Still, the album featured some high points:
“Jackie Brown” does a great job of forcing us to walk in someone’s poverty-stricken shoes. If you’re not a total navel-gazing, greedy neocon boor, you can’t help but to look at the people around you differently after hearing this cut and start thinking about what you can do to be a better citizen and help out. We all know Jackie Brown types, and this is a game-changer if you have any conscience whatsoever. The video probably didn’t help sell many records, because it juxtaposed mostly Mellencamp and his fam with some parallel Jackie Brown family â€” we understand the concept â€” but comes off as a lot warmer and nicer than the song itself, in effect a non sequitir at odds with the message of the composition.
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Other songs, like “Country Gentleman” and “J.M.’s Question” are subtle-as-a-churning-combine political diatribes that, whether you’re a chowdahead from the heart of Boston or a midwestern hayseed â€” like Larry Bird, the Hick from French Lick (Indiana) â€” you’ll nod your head in agreement. Unless of course, you align yourself with those who call our mostly centrist president things like “Muslim socialist.” In that case, you’ve probably participated in Mellencamp CD burnings outside your town library, so as to protect the children, and don’t particularly appreciate a jeans-and-T-shirt-clad rocker telling you how to live your life.
The seriousness of Big Daddy was a letdown for a lot of fans. Mellencamp did what his heart led him to, and during the Big Daddy era he went through an acrimonious divorce, which probably influenced his artistic output. Following his muse probably gained him more respect among his peers and in the rock pantheon, overall, but it was at this point the masses broke with Mellencamp.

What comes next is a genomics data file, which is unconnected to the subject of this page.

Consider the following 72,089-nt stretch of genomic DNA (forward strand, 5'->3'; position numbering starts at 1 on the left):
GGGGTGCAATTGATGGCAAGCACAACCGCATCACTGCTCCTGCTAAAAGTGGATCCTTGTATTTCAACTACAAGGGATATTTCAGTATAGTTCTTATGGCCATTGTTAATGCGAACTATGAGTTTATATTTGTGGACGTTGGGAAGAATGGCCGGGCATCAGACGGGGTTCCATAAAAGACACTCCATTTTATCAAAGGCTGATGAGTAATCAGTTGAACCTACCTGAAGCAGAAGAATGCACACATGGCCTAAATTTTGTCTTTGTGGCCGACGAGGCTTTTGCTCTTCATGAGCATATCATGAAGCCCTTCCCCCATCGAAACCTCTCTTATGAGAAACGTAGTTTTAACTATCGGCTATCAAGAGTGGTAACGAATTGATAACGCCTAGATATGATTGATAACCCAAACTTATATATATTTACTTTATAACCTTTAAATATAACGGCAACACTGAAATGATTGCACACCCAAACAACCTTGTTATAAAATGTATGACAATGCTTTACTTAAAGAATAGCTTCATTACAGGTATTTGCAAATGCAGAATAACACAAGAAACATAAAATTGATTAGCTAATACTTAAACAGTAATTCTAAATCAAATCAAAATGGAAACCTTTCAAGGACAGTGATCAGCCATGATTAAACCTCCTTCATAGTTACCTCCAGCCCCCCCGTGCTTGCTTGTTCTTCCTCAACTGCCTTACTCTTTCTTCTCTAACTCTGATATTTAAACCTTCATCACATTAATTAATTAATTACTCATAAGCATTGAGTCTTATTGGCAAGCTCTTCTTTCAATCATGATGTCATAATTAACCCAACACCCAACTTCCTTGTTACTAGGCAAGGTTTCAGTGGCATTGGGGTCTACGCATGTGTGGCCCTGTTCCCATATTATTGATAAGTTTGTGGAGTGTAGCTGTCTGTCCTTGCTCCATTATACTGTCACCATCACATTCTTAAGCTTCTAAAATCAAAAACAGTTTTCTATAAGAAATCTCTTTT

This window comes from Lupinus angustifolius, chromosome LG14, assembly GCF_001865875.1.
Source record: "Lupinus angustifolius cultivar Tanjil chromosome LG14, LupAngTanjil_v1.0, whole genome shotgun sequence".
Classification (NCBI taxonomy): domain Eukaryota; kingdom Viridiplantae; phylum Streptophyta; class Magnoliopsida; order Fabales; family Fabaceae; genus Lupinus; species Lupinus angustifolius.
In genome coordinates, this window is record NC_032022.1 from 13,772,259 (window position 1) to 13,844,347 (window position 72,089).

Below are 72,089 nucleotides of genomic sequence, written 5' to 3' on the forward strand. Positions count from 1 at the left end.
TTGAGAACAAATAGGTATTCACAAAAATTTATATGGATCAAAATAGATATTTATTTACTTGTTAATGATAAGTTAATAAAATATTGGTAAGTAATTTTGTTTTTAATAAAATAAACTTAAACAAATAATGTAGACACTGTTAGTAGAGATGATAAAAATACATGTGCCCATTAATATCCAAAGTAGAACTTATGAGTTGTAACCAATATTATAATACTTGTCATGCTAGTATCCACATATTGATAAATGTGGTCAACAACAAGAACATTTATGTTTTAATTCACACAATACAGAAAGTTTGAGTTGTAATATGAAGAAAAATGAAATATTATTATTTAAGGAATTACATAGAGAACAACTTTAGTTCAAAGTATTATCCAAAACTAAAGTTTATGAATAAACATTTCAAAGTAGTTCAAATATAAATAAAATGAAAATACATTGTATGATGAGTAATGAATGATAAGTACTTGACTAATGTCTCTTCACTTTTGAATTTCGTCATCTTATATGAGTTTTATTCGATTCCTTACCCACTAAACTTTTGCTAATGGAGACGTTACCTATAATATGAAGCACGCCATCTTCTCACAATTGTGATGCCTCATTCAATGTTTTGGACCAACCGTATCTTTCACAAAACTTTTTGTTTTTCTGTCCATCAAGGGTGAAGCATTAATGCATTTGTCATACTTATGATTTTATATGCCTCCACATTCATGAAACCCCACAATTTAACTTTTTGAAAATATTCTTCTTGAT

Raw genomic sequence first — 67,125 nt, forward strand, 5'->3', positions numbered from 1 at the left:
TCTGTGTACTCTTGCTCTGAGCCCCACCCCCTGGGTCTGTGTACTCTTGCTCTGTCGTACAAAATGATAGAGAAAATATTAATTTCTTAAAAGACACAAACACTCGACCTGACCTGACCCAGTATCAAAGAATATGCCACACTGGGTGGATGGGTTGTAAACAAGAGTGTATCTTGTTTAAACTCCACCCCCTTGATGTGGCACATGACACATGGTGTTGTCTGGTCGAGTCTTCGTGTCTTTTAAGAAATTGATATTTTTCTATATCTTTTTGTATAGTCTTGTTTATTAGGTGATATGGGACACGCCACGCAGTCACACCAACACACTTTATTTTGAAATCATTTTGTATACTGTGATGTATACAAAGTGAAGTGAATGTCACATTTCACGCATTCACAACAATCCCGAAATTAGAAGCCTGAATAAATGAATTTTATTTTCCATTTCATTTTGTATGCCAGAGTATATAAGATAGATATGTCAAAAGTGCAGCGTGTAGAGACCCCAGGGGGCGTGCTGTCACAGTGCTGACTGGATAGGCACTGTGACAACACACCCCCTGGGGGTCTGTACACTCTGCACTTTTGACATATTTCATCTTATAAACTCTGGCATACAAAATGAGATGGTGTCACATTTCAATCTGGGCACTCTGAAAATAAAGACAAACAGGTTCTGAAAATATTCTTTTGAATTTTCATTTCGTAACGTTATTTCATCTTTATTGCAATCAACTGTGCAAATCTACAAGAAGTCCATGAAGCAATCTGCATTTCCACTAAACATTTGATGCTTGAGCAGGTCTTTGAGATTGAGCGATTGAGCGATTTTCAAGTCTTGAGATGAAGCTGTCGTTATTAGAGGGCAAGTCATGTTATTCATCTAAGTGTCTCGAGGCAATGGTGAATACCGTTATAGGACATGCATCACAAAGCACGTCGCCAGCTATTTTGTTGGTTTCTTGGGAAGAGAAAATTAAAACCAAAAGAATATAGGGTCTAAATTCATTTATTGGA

Sure, there have been some hits and high points since â€” 1994’s “Wild Night” and 2007’s “Our Country” come to mind for radio songs we heard a lot of, and you just can’t leave out the title song of Cuttin’ Heads, with its awesome Chuck D rap â€” but for the most part Mellencamp’s flown under the radar since, at least commercially, compared to his ’80s heyday. On the road he’s done some cool things to keep it interesting, like playing with John Fogerty and Donovan on 2005’s Words and Music tour, in which Donovan played a set within Mellencamp’s, using his band. But Big Daddy was where Mellencamp started coming down the other side of the rock-star mountain, no doubt.
Big Daddy was listed as a John Cougar Mellencamp album, the last to carry the “Cougar” name. While anyone who’s followed the artist can understand how and why he evolved his stage name from Johnny Cougar to John Mellencamp â€” Tony DeFries was a mixed bag as a manager, as Stardust, the raunchy bio of original DeFries client David Bowie attests â€” it seems that a lot of the fun and joie de vivre that made him so appealing left the building along with the Cougar name. Big Daddy is a gorgeous, crisp, well-produced album that to this day sounds fantastic, but it’s one you’ve got to get up for playing â€” because it’s something of a downer. An abrasive one, at times.